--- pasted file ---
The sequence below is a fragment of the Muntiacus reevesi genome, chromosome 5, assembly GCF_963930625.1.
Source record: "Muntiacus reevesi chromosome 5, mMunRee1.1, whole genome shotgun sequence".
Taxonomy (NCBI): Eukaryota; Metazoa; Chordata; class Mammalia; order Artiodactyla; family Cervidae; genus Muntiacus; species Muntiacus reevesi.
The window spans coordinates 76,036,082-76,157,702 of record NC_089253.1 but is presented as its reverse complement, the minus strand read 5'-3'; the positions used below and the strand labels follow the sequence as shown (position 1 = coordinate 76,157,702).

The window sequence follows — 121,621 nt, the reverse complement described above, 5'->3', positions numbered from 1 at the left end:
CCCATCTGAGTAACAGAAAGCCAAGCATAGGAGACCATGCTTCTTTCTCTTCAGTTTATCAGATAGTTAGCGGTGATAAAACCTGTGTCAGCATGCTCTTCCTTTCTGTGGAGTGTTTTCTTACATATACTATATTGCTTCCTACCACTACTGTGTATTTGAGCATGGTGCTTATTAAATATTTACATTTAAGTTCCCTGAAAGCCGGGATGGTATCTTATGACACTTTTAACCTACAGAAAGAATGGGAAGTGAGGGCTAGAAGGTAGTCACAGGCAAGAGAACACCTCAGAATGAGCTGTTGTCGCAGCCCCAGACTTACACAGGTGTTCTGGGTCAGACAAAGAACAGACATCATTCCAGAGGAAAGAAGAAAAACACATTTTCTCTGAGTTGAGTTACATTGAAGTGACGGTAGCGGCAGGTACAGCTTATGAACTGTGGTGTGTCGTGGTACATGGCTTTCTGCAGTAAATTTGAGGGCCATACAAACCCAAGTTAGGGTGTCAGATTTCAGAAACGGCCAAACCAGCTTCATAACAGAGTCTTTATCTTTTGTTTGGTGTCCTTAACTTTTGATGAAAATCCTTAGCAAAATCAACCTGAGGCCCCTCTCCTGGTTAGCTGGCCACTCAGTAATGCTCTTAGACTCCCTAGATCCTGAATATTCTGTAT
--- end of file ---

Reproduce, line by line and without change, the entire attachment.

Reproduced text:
The sequence below is a fragment of the Muntiacus reevesi genome, chromosome 5, assembly GCF_963930625.1.
Source record: "Muntiacus reevesi chromosome 5, mMunRee1.1, whole genome shotgun sequence".
Taxonomy (NCBI): Eukaryota; Metazoa; Chordata; class Mammalia; order Artiodactyla; family Cervidae; genus Muntiacus; species Muntiacus reevesi.
The window spans coordinates 76,036,082-76,157,702 of record NC_089253.1 but is presented as its reverse complement, the minus strand read 5'-3'; the positions used below and the strand labels follow the sequence as shown (position 1 = coordinate 76,157,702).

The window sequence follows — 121,621 nt, the reverse complement described above, 5'->3', positions numbered from 1 at the left end:
CCCATCTGAGTAACAGAAAGCCAAGCATAGGAGACCATGCTTCTTTCTCTTCAGTTTATCAGATAGTTAGCGGTGATAAAACCTGTGTCAGCATGCTCTTCCTTTCTGTGGAGTGTTTTCTTACATATACTATATTGCTTCCTACCACTACTGTGTATTTGAGCATGGTGCTTATTAAATATTTACATTTAAGTTCCCTGAAAGCCGGGATGGTATCTTATGACACTTTTAACCTACAGAAAGAATGGGAAGTGAGGGCTAGAAGGTAGTCACAGGCAAGAGAACACCTCAGAATGAGCTGTTGTCGCAGCCCCAGACTTACACAGGTGTTCTGGGTCAGACAAAGAACAGACATCATTCCAGAGGAAAGAAGAAAAACACATTTTCTCTGAGTTGAGTTACATTGAAGTGACGGTAGCGGCAGGTACAGCTTATGAACTGTGGTGTGTCGTGGTACATGGCTTTCTGCAGTAAATTTGAGGGCCATACAAACCCAAGTTAGGGTGTCAGATTTCAGAAACGGCCAAACCAGCTTCATAACAGAGTCTTTATCTTTTGTTTGGTGTCCTTAACTTTTGATGAAAATCCTTAGCAAAATCAACCTGAGGCCCCTCTCCTGGTTAGCTGGCCACTCAGTAATGCTCTTAGACTCCCTAGATCCTGAATATTCTGTAT